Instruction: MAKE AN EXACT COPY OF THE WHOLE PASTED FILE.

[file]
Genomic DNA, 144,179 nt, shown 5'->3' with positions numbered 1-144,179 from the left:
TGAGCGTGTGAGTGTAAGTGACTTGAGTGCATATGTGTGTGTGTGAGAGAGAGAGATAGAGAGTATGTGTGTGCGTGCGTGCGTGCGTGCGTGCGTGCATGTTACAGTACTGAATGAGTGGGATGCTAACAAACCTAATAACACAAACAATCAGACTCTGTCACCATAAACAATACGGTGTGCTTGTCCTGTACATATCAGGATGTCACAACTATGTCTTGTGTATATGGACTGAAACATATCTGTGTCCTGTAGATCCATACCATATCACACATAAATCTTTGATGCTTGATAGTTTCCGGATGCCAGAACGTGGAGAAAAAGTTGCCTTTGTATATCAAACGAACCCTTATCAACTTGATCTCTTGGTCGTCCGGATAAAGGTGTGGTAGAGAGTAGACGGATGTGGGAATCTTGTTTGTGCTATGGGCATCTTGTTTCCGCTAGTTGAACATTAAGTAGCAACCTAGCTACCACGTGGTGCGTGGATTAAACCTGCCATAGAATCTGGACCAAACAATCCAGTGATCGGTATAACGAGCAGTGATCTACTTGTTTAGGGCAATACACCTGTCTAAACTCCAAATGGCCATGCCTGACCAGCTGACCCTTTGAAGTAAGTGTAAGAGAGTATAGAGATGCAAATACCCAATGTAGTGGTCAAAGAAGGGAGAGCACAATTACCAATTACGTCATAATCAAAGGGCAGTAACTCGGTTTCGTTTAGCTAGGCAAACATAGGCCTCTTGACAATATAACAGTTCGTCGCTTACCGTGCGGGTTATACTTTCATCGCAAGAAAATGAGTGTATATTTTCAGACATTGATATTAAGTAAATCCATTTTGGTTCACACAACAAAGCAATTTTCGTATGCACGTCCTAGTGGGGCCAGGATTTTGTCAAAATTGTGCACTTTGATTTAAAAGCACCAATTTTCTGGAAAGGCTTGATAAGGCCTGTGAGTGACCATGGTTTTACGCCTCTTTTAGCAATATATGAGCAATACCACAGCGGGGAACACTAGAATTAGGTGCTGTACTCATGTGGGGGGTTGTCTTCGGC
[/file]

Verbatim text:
Genomic DNA, 144,179 nt, shown 5'->3' with positions numbered 1-144,179 from the left:
TGAGCGTGTGAGTGTAAGTGACTTGAGTGCATATGTGTGTGTGTGAGAGAGAGAGATAGAGAGTATGTGTGTGCGTGCGTGCGTGCGTGCGTGCGTGCATGTTACAGTACTGAATGAGTGGGATGCTAACAAACCTAATAACACAAACAATCAGACTCTGTCACCATAAACAATACGGTGTGCTTGTCCTGTACATATCAGGATGTCACAACTATGTCTTGTGTATATGGACTGAAACATATCTGTGTCCTGTAGATCCATACCATATCACACATAAATCTTTGATGCTTGATAGTTTCCGGATGCCAGAACGTGGAGAAAAAGTTGCCTTTGTATATCAAACGAACCCTTATCAACTTGATCTCTTGGTCGTCCGGATAAAGGTGTGGTAGAGAGTAGACGGATGTGGGAATCTTGTTTGTGCTATGGGCATCTTGTTTCCGCTAGTTGAACATTAAGTAGCAACCTAGCTACCACGTGGTGCGTGGATTAAACCTGCCATAGAATCTGGACCAAACAATCCAGTGATCGGTATAACGAGCAGTGATCTACTTGTTTAGGGCAATACACCTGTCTAAACTCCAAATGGCCATGCCTGACCAGCTGACCCTTTGAAGTAAGTGTAAGAGAGTATAGAGATGCAAATACCCAATGTAGTGGTCAAAGAAGGGAGAGCACAATTACCAATTACGTCATAATCAAAGGGCAGTAACTCGGTTTCGTTTAGCTAGGCAAACATAGGCCTCTTGACAATATAACAGTTCGTCGCTTACCGTGCGGGTTATACTTTCATCGCAAGAAAATGAGTGTATATTTTCAGACATTGATATTAAGTAAATCCATTTTGGTTCACACAACAAAGCAATTTTCGTATGCACGTCCTAGTGGGGCCAGGATTTTGTCAAAATTGTGCACTTTGATTTAAAAGCACCAATTTTCTGGAAAGGCTTGATAAGGCCTGTGAGTGACCATGGTTTTACGCCTCTTTTAGCAATATATGAGCAATACCACAGCGGGGAACACTAGAATTAGGTGCTGTACTCATGTGGGGGGTTGTCTTCGGC